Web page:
Local dairy farmers work to protect Lewis Creek

STARKSBORO — Dairy farmers Eric and Jane Clifford worked with the Vermont Land Trust and the Vermont Department of Environmental Conservation to protect 1.7 miles of Lewis Creek frontage on their farm.
The protections create a 33-acre “river corridor area”—land where the river can meander and change its course naturally, without disruption or constraint. While most of the land can still be farmed, the river cannot be dredged, and no structures can be built along the banks. In addition, land within 50 feet of the river must be kept naturally vegetated with trees and shrubs.
In the past, embankments were often built to straighten rivers. Large storms, such as Tropical Storm Irene, showed that rivers need natural floodplains — space to accommodate the rise and fall of water levels — to reduce flood and erosion risks, and to protect water quality. As a result, farmers, government agencies and conservation groups have been addressing ways to better prepare for floods and to promote clean water through river corridor conservation.
Over 30 miles long, Lewis Creek runs through public and private forests as well as agricultural land in Addison and Chittenden counties, and ultimately flows into Lake Champlain at Hawkins Bay in Ferrisburgh. The state has identified Lewis Creek as a priority stream for clean water protection. This conserved river corridor on the Cliffords’ farm is an important step toward this effort.
“Back in 2001, when I started working with (the state) as a recent college grad, we … walked the entire creek from stem to stern,” recalled Shannon Pytlik, a river scientist with the Vermont Department of Environmental Conservation. “The stream section where the Clifford Farm is located stood out in my mind as a place in the watershed where, due to the soils and geology, the creek was especially susceptible to instability and water quality issues … Much progress has been made over the years, due to the cooperation of the Cliffords, and now a river corridor easement and a 50-foot riparian buffer will forever protect the river and its banks.”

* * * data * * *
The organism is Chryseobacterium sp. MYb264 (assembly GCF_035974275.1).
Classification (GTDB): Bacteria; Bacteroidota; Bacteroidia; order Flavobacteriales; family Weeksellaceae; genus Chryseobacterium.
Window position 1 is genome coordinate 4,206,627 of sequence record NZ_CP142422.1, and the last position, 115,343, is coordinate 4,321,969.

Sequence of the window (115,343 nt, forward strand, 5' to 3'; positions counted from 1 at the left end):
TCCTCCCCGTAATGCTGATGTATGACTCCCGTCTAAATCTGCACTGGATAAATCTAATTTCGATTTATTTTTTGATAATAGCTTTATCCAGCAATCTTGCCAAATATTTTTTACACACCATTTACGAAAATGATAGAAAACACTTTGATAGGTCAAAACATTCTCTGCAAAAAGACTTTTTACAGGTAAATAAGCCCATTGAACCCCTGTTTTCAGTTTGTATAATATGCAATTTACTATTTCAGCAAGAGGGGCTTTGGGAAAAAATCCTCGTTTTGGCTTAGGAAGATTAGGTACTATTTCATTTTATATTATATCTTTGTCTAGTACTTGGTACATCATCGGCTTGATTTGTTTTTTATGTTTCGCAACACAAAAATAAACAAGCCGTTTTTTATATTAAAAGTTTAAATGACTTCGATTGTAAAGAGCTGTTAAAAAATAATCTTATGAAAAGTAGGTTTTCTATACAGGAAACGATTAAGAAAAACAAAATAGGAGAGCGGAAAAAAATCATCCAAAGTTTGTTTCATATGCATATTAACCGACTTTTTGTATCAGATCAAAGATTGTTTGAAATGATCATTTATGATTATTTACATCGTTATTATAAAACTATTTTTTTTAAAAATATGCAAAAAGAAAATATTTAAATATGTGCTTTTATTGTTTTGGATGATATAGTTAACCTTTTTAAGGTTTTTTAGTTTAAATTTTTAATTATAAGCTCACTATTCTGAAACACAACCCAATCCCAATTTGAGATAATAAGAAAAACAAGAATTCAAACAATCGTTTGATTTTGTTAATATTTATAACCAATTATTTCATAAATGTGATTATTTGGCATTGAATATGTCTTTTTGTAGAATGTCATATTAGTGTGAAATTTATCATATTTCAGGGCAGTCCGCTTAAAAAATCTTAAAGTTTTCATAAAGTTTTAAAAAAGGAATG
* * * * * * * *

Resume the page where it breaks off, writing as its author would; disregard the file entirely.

Jane and Eric Clifford operate a medium-size dairy farm with modern infrastructure. They have 235 cows and about 200 young stock. Eric is the eighth generation to run the farm.
“The Cliffords are very conservation-minded farmers,” said Al Karnatz of the Vermont Land Trust. “They’ve been working with the Natural Resources Conservation Service and the Vermont Agency of Agriculture. For example, they recently installed a new manure handling system, they cover crop all their corn land to reduce erosion, and now they’ve gone a step further by ensuring the integrity of the river. We are grateful to have the opportunity to protect this farm and Lewis Creek, thanks to the Cliffords.”
The Cliffords were paid $92,439 for the easement. Funding for the river corridor easement was provided by the Vermont Department of Environmental Conservation. The Vermont Housing and Conservation Board and the USDA Natural Resources Conservation Service also provided funding for a conservation easement on surrounding land. All told, 190 acres were protected.

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